When I was a kid, the holidays meant Christmas programming. There were the obvious solid, heartwarming classics like The Grinch, Charlie Brown, and Frosty the Snowman. But no one could match the Rankin/Bass studios for sheer madcap discombobulatory dissonance. Their specials were often pretty good, like the charmingly awkward “Rudolph the Red-Nosed Reindeer” or the maudlin but effective “Santa Claus is Coming to Town.” But they were equally capable of churning out bottom feeding dreck such as “The First Easter Rabbit” or “Frosty and Rudolph Save the 4th of July.”*
Somewhere in between, there was “The Year Without a Santa Claus,” a syrupy tale of Jingle and Jangle, two elves who set out to save Christmas when Santa gets the sniffles. (Why Santa gets sick on Christmas so often is an unexplored mystery.) You actually forget that part, though, once the Miser Brothers show up. These two narcissistic avatars of nature steal the show like Samuel L. Jackson dreams he could.
In the mythopoetics of Christmas Special Land, Heat Miser and Snow Miser lord over the realms of Snow and Heat. Twin children of Mother Nature, they couldn’t have been more different, except for their theme song, which was eerily similar, and spectacularly AWESOME! Listen:
It’s a beautiful tune, isn’t it? A rollicking good-time number, with straw hats and chorus lines clearly influenced by Bob Fosse. And I don’t think it’s a stretch to consider Michael Jackson watching Snow Miser’s spin-move showmanship and filing it away for future use.** In the years following their introduction, the Miser Brothers have inspired literally thousands of stoners, slackers, and blog posts. It was only natural that they would appear in sequels.
In the 00’s, someone did a live action special remake starring Michael McKean (from Spinal Tap) and Harvey Fierstein, which turns the two part song into a duet complete with bikini-clad minions, slingshots and crossbows. It starts off as a total train wreck, then kind of grows on you, and then goes back to train wreck… here, see what I mean:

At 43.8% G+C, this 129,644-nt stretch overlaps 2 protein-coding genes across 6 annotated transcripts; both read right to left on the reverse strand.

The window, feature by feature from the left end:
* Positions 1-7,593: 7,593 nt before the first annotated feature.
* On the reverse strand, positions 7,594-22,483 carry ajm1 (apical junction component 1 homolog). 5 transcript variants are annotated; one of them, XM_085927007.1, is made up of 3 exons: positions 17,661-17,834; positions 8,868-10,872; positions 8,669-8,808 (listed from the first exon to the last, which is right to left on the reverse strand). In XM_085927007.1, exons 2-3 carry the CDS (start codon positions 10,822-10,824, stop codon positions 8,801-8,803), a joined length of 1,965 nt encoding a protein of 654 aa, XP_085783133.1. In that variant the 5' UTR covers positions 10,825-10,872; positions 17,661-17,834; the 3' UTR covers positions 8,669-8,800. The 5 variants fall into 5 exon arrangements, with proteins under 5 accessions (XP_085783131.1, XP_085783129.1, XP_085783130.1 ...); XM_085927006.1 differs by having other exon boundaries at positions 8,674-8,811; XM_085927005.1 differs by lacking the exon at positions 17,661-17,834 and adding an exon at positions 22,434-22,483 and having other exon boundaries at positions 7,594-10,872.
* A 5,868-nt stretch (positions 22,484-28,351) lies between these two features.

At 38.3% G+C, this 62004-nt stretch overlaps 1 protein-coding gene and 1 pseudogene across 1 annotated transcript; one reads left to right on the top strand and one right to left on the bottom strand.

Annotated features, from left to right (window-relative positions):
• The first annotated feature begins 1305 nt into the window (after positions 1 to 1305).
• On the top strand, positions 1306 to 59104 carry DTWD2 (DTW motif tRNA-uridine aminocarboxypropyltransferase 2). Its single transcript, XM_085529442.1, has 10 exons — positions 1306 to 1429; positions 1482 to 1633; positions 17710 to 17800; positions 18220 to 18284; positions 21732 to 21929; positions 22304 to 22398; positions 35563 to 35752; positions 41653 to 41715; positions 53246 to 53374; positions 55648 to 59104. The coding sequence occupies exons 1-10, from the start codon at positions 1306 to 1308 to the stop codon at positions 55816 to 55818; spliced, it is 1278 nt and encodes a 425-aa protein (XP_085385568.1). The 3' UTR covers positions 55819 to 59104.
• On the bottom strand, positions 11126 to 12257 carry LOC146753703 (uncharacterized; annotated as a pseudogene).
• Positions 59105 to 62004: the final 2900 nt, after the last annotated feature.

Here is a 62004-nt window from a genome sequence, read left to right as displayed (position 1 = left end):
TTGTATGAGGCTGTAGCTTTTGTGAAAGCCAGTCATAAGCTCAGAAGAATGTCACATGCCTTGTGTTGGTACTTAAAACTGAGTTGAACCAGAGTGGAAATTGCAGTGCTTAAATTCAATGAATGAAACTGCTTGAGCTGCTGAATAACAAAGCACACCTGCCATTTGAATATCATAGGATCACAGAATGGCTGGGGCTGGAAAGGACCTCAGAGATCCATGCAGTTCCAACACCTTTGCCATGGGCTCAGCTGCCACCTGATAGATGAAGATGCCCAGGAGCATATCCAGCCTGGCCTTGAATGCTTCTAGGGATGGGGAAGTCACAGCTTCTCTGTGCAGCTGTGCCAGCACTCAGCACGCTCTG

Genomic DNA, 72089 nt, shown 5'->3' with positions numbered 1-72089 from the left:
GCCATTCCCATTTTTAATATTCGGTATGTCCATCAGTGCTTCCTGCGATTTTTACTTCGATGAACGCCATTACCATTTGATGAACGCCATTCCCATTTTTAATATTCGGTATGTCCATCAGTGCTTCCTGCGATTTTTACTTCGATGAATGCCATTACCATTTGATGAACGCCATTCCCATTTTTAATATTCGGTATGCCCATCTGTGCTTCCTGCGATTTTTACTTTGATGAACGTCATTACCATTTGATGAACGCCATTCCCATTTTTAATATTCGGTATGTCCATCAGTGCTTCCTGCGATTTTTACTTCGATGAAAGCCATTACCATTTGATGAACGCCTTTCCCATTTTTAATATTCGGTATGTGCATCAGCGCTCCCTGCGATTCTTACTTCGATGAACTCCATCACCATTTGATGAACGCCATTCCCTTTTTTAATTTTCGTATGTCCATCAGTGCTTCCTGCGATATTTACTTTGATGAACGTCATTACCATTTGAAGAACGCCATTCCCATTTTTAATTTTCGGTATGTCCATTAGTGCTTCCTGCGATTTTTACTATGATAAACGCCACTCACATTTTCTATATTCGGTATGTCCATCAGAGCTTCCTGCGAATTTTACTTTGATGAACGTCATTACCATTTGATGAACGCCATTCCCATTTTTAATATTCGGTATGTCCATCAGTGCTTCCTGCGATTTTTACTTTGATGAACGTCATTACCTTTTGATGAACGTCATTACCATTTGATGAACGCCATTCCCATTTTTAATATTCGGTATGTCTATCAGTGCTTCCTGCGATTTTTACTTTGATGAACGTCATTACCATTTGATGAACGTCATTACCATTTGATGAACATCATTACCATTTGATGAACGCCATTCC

I understand their intention here, uniting both versions into one complete number – it always seemed sort of a time-filler and union-cost-cutting move to use the same song twice – but the execution seems spotty. Why are the two heat misers’ domains separated by such a thin chasm? In what realm of physics can this exist? By taking the metaphorical division of heat and cold and placing them in such proximity, the dialectic of hot and cold turns into an in-house squabble between pouty brothers, rather than an epic, meta-conflict between points of view that the original suggested.
On the other hand, I do love Harvey Fierstein’s Louisiana gutter accent, and the gusto with which he’s determined to sell this turd as fertilizer. The icicle up the butt at the end also seems the work of a good sport. But McKean seems to be phoning it in here, like his agent had come to him with either this or a Lenny and the Squigtones reunion tour, and he chose poorly.
But, you know, it makes me wonder where Mr. Temperate is in all this? Mr. Heat, Mr. Snow, and no one in that sweet spot in between, where we live most of our lives. That boring zone of mud and flowers and sweet spring rain. The Temperate Miser. It’s always the middle child that gets forgotten. Maybe it’s the lost Miser Sister, Lady Temperate. She should have her own song:
I’m Lady Brown Christmas
I’m sorta ‘meh’
I’m ‘Bring a light jacket,’
I’m ‘Watch out for that mud!’
Friends call me Temperate Miser
Whatever I touch
gets soon enough to room temp-utch-(ure)
I’m not that much!
I never want to know a day that’s outside a particular range
From fifty to seventy, say! Hey, let’s wear sensible shoes!
I’m not that much!
(spoken): Yeah, thanks a lot mom, my brothers got all the attention and why? Because they’re all Hot and Cold and people think I’m just a law of thermodynamics or entropy well fuck you mom it’s more than that, not that you care… (fades away, mumbling)
Well, you know, it’s an idea.
Merry Christmas! And hey, Santa – take some vitamins this year. No more colds!
Addendum: For completeness sake, there’s also a 2008 version of the song, from The Miser Brother’s Christmas, which despite its techincal advances adds absolutely nothing to the conversation.
* This special is actually called Frosty and Rudolph’s Christmas in July
** The question of whether the Miser Brothers influenced the Jackson 5 or vice versa I will leave for the comments section to determine.